Nominate YOUR Celebrity Tree: My Two Pennyworth


The search is on across Britain, and ultimately, Europe.

The Woodland Trust wants to find THAT tree. The ‘It’ Tree. A tree which has such charisma, style, age and provenance that one cannot pass it without getting a fit of the vapours.

Like the Ancient Hornbeam of Hainault; or the The Llangernyw Yew. You can check out some of the superstars here at the Woodland Trust site.

In this age of speed, efficiency, beauty and youth, it is comforting to see that age and the time-worn are still valued in a few sectors.

I personally feel there is no contest.

No: one tree leapt to mind the very second I heard on the news about the hunt.

There is an ancient abbey once great and prosperous, founded by Bishop William Giffard on 24 November 1128, and now ruined and sentenced to life as an English Heritage picnic venue and film location. It sits on the River Wey, opposite a great old house, Waverley Abbey House, and it looks like a setting for a Jane Austen novel.

You can read about our visit there on a picnic here.

Here’s the thing: at what would have been the entrance to the old abbey is a gnarled old yew, multi-limbed, nightmarish in a Harry Potter kind of way, perfect for tree climbing, wide and ancient.

It serves as a source of delight for kids visiting the abbey and affords hours of peace to their parents. A child can disappear into that yew for some considerable time.

It is so huge, and yews take such a very long time to grow, that one can only speculate that it was planted by the monks at the door of the church, with all the symbolism that might entail.

This tree: it has charisma. It exudes presence. It has provenance and keeps the best company.

This, to me, is the ‘It’ Tree.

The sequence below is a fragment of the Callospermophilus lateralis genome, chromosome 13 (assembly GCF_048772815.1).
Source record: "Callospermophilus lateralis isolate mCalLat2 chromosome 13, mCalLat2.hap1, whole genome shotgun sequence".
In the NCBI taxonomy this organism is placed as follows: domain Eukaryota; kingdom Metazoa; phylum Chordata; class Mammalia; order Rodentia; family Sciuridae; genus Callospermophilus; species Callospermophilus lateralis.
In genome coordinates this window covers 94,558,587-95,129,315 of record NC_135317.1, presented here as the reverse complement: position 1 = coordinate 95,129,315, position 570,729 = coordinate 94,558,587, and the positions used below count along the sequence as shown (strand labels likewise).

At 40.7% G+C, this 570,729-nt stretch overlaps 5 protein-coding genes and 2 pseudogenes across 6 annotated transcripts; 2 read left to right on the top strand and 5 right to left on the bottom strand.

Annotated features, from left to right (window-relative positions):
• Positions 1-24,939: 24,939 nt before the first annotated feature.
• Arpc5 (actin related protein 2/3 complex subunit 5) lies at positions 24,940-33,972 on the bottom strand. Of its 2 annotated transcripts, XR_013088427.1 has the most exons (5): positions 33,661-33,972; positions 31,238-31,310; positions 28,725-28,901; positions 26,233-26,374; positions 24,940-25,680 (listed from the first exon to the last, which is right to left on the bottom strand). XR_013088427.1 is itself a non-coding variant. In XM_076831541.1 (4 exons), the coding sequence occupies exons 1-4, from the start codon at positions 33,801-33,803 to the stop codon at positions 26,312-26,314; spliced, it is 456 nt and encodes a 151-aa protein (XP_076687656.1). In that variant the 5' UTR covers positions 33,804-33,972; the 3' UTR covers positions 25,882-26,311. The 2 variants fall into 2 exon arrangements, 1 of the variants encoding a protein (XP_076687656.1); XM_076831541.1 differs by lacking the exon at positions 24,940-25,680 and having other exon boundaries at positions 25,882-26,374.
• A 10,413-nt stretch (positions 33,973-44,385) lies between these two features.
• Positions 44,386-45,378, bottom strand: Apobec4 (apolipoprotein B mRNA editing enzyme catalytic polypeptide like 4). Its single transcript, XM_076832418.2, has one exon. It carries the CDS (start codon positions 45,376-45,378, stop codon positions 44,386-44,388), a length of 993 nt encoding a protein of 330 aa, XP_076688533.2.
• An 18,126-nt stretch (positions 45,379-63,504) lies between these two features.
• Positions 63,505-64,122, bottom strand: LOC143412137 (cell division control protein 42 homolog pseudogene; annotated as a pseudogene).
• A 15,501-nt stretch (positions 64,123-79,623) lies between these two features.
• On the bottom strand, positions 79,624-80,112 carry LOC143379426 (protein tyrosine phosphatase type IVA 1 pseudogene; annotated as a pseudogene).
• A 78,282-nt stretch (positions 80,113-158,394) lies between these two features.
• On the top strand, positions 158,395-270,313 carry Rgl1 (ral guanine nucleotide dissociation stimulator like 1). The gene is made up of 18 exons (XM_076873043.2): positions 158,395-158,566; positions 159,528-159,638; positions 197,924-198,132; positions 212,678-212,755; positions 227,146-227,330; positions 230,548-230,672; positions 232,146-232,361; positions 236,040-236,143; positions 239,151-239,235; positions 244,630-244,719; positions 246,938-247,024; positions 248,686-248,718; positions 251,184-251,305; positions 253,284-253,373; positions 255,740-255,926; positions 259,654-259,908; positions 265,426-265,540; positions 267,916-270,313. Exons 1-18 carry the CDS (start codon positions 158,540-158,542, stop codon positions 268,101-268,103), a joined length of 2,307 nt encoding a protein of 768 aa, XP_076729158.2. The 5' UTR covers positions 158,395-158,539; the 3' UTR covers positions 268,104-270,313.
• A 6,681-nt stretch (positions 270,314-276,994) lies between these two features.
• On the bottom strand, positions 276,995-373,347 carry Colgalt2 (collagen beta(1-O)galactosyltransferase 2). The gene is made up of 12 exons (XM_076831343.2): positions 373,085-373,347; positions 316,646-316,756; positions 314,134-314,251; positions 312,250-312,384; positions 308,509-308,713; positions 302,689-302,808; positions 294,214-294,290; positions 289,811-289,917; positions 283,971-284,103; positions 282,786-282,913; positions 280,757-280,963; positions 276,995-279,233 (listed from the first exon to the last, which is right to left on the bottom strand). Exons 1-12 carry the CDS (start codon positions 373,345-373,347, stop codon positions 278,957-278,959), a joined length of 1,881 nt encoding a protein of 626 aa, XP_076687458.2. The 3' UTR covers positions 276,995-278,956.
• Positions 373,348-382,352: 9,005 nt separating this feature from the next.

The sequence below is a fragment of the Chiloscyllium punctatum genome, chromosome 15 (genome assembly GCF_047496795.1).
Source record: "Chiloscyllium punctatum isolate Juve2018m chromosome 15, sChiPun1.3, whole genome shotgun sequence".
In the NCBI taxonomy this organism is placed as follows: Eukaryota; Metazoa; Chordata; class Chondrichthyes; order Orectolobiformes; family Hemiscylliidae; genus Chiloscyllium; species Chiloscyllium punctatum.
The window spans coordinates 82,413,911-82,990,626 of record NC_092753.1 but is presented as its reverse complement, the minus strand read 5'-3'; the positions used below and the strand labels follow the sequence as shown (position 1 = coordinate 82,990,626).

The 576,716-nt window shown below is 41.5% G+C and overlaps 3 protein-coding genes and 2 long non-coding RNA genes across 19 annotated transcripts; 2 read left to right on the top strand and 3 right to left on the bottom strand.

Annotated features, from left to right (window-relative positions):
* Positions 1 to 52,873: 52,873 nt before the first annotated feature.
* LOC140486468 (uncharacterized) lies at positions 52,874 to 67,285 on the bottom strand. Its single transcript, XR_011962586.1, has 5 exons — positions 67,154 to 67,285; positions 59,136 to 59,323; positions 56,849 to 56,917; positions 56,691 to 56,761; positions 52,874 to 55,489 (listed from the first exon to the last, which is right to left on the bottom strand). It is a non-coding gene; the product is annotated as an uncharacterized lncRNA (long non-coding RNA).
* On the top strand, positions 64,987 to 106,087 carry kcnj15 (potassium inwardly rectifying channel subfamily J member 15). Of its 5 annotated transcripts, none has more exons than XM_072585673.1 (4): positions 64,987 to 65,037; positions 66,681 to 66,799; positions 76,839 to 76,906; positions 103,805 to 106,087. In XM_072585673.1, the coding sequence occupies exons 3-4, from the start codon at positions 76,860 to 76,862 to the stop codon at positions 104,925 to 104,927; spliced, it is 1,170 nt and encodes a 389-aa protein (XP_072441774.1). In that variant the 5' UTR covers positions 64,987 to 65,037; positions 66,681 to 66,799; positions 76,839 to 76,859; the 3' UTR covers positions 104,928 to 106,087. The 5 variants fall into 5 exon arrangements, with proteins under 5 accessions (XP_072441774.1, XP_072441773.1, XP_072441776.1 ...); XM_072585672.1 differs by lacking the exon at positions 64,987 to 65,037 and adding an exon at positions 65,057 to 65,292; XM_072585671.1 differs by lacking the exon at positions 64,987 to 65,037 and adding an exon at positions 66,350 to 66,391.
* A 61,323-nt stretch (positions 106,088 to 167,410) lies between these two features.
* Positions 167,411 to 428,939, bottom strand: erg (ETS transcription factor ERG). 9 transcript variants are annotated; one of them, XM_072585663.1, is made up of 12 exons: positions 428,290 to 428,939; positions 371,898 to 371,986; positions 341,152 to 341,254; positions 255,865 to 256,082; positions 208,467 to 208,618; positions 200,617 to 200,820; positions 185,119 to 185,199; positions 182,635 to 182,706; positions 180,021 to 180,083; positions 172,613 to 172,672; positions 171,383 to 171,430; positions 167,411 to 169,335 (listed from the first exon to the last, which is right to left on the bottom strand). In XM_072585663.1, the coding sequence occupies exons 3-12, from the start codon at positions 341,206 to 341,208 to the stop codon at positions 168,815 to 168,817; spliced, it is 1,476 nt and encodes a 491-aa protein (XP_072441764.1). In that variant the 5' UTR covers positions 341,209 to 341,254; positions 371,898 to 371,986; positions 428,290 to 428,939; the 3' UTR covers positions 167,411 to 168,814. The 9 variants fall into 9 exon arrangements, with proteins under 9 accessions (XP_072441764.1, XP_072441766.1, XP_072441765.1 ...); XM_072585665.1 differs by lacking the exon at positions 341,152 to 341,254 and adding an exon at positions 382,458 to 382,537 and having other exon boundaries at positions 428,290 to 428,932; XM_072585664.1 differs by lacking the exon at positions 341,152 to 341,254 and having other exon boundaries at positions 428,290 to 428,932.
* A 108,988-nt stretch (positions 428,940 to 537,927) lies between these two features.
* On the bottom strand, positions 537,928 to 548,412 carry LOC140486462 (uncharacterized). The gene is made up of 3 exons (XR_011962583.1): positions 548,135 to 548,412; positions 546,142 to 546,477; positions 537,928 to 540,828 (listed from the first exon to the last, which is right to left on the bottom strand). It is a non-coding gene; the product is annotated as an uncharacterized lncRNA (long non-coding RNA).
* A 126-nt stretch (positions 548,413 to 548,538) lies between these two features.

See what you think.

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18 thoughts on “Nominate YOUR Celebrity Tree: My Two Pennyworth

  1. Oh, I love this yew; wondrous enough to catch a car flying in, isn’t it? Very Potteresque, indeed; the roots, the limbs, the hiding spots.
    Actually have a post in abeyance about my favorite tree, a copper beech. I’ll need to uproot it soon and post.
    Lovely, Kate. Can you let us know what tree is selected?

  2. What a marvelous tree! I’d have spent hours and hours among its roots and branches when I was a child. A great tree like this is a kid’s best friend.

  3. A beautiful tree. If I were there, the children wouldn’t have a chance. I’d park there with a book and dare them to interrupt me.

  4. Kate,

    As I read your post, many trees that I have seen came to mind. Banyan trees in Hawaii, Redwood, Sequoia, Live Oak, Sycamore in California, and the list goes on. Then one tree that is no more came to mind:

    “The Church of One Tree was built in 1873 from a single redwood tree milled in Guerneville, California. The tree used to construct the Church stood 275 feet high and was 18 feet in diameter.”

    I have visited this church in Santa Rosa, CA. It is amazing that a complete building could be made from one tree. It is also sad that so many of the Grand Trees of Northern California, some dating to the time of Christ, have become buildings (I guilty because my old house is made of mostly Redwood).

    It is cool that Britain is looking to find a tree that has stood the ravages of time to be a symbol of “It”. Whatever it is? I think your choice is an amazing tree.


    1. Patrick, I would love to see that church, what an incredible piece of history: but like you, I feel sad for the tree. Even here in the forest, when a great old tree falls completely naturally, I mourn. Such an incredible depository of time.

    1. Hi Aquila, thanks so much for leaving a comment today! You’re right – it really does look like a monstrous bonsai. And it has watched the old monks to-ing and fro-ing and the bustle of the abbey, and all of it fall centuries ago. As you say: the stories it could tell…

  5. What a wonderful tree, Kate. I can certainly see why you’d call this Yew your “It” tree. I can so easily become absorbed in thought about all that any tree has seen but this one surely spans the ages. I am so interested in what the Woodland Trust will discover.

  6. Perhaps it would be best if your tree does NOT win the bid to become the IT tree ~> IT wouldn’t be all that IT is with hordes of people thronging about IT.

    Think Stonehenge with tourists and Stonehenge without ~ the reality changes once people are tossed into mix, tainting the magic.

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